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A Brief History of Hawking

Stephen Hawking, the world famous physicist, celebrated his 60th birthday on Tuesday, January 8th.

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Bringing puzzling physics to a mass audience - Stephen Hawking

A first class scientist despite a tragic disability, Hawking has achieved a popular status enjoyed by only few physicists. He even made it to appearances on shows such as Star Trek and the Simpsons.

He celebrated his 60th birthday on January 8, 2002.

It was due to his book "A Brief History of Time" that Hawking made a public breakthrough, his book turning up on coffee tables and bedside drawers all over the world. His book soon became an international best-seller but is also known to be one those works rarely completed by readers due to the sheer complexity of his concepts.

On his website, Hawking explains that one of his greatest achievements was to show, together with Sir Roger Penrose, that Einstein’s General Theory of Relativity implies space and time, have a beginning in the Big Bang and an end in black holes.

These results indicated it was necessary to unify General Relativity with Quantum Theory, another great scientific development of the first half of the 20th century.

Hawking discovered that one consequence of this unification was that black holes were not totally black, but should emit radiation and eventually evaporate and disappear.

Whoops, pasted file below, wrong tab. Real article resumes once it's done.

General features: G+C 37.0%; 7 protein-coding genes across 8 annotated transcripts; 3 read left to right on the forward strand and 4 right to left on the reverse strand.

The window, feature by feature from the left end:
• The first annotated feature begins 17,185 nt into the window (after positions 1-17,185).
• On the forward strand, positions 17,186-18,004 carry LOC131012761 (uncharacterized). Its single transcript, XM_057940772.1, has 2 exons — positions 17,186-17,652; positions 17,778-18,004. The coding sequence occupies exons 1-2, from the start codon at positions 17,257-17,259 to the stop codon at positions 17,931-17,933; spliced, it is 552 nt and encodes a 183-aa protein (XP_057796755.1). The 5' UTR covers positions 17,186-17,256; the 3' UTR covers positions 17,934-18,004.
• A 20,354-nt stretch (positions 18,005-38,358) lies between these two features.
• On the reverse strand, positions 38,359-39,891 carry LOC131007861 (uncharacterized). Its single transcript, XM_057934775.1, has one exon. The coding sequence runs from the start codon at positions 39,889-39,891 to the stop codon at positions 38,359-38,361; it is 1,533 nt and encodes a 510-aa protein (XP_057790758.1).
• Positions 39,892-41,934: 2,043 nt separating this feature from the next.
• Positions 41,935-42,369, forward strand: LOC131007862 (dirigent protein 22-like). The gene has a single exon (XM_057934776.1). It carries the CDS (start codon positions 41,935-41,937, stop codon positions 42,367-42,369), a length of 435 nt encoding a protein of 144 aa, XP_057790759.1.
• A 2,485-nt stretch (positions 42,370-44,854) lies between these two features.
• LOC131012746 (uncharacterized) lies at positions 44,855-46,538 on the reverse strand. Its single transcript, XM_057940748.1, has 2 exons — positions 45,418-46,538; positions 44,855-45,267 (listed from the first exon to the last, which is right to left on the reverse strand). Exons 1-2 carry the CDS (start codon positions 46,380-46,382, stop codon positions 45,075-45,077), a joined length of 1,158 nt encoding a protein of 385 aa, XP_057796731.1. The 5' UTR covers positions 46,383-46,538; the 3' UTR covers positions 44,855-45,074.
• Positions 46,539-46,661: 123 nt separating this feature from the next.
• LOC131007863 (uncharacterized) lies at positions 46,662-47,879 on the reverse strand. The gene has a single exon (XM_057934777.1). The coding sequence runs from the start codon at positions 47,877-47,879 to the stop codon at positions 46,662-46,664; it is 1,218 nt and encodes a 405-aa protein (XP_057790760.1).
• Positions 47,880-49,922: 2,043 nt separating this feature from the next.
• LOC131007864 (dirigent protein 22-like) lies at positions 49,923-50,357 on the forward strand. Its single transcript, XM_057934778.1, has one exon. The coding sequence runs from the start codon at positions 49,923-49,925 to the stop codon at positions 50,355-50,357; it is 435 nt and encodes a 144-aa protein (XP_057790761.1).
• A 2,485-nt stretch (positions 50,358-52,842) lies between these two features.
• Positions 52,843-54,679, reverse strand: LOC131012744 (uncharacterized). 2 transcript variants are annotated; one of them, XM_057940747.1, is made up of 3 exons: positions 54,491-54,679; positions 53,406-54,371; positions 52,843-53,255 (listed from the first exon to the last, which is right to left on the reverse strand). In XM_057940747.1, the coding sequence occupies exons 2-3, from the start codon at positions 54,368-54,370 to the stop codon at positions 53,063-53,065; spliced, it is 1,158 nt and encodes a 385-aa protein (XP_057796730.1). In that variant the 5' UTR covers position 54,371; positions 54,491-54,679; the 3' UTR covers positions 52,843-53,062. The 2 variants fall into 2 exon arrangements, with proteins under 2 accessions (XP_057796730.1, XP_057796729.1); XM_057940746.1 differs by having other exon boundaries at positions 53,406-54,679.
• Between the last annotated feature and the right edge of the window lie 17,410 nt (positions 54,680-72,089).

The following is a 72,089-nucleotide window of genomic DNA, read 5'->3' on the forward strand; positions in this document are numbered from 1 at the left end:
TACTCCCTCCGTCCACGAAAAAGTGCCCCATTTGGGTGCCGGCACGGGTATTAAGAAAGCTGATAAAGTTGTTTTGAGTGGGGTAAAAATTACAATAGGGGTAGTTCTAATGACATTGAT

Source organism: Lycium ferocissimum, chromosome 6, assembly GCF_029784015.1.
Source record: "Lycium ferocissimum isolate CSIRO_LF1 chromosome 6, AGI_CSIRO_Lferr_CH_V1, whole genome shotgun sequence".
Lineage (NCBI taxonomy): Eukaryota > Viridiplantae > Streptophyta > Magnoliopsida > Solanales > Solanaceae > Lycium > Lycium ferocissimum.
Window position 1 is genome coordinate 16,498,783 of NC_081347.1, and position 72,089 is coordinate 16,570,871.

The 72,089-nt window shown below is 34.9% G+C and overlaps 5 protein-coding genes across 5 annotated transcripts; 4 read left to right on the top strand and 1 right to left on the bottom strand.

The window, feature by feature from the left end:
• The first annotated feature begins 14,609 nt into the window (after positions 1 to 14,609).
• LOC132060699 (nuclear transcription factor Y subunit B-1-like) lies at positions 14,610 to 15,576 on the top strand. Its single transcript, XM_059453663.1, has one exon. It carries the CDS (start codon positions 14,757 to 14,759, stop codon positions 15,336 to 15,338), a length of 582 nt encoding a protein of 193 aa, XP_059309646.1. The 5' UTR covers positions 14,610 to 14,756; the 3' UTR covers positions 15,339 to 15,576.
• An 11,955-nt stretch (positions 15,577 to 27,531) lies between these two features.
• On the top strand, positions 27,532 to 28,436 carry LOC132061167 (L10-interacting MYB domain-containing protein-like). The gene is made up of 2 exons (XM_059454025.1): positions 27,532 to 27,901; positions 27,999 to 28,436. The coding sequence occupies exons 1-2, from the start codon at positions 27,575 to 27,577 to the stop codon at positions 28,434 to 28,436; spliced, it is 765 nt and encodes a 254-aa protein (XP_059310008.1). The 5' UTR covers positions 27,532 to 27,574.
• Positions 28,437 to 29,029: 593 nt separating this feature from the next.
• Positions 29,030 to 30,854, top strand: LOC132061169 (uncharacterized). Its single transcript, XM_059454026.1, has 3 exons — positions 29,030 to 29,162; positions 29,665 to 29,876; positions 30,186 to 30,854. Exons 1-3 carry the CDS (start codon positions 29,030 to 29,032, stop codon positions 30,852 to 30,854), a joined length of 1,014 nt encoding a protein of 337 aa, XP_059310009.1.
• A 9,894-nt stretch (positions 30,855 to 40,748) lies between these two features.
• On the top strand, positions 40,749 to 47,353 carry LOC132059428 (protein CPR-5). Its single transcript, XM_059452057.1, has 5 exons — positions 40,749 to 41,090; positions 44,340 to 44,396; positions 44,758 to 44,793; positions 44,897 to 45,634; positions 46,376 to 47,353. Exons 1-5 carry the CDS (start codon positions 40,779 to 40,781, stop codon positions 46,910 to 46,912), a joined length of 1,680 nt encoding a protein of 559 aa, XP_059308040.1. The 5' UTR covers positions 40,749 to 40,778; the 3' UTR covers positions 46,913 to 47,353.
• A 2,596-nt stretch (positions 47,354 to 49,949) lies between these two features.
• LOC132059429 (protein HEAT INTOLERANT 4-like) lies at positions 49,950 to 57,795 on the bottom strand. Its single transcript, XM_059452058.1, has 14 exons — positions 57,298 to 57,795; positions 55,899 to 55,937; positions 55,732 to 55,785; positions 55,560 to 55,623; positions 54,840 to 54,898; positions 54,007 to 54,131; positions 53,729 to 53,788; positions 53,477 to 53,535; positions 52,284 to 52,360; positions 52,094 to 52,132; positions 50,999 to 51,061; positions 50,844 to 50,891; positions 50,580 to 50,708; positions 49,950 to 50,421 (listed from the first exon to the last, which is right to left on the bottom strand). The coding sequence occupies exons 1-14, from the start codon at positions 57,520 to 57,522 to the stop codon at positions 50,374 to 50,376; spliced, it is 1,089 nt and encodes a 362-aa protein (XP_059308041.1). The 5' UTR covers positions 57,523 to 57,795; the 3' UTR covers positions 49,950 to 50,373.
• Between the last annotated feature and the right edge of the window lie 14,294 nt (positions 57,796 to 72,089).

Not remarkably perturbed

Professor Hawking has 12 honoraray degrees, was awarded the CBE in 1982 and was made Companion of Honour in 1989.

He has received various medals, awards and prizes, however, Hawking will always be known for his achievements despite being heavily disabled with ALS, or motor neurone disease, an illness which cripples and deforms the body and finally leads to death.

"I am quite often asked: How do you feel about having ALS? The answer is, not a lot" – Hawkings is remarkably collected about his afflictions, which have bound him to a wheelchair and a life as a cripple. "I try to live a life as normal as possible, and not not think about my condition, or regret the things it prevents me doing," he says.

Hawking was diagnosed with motor neurone disease when he was a young man, studying at Cambridge.

As a child he was never good at ball games, and teachers dispaired at his handwriting. But it was a good decade later, that he started to become increasingly clumsy, and began falling over without any apparent reason.

In his early twenties he was diagnosed with an incurable disease of the nerves.

As no one could say just how rapidly the disease would spread, the doctors told him to go back to Cambridge and get on with his research.

But life was not the same as before – "although there was a cloud hanging over my future, I found, to my surprise, that I was enjoying life in the present more than before".

Hawkings made progress with his research and married – which "gave me something to live for," he says.

Hawkings commenced with his work in theoretical physics, one area in which his condition would not be a serious handicap.

Stephen Hawkings has three children and one grandchild. He is Lucasian Professor of Mathematics, a post once held by Sir Isaac Newton, in Cambridge.

Studying the basic laws governing the Universe, he still holds lectures and regularly reports in articles and books on his work.

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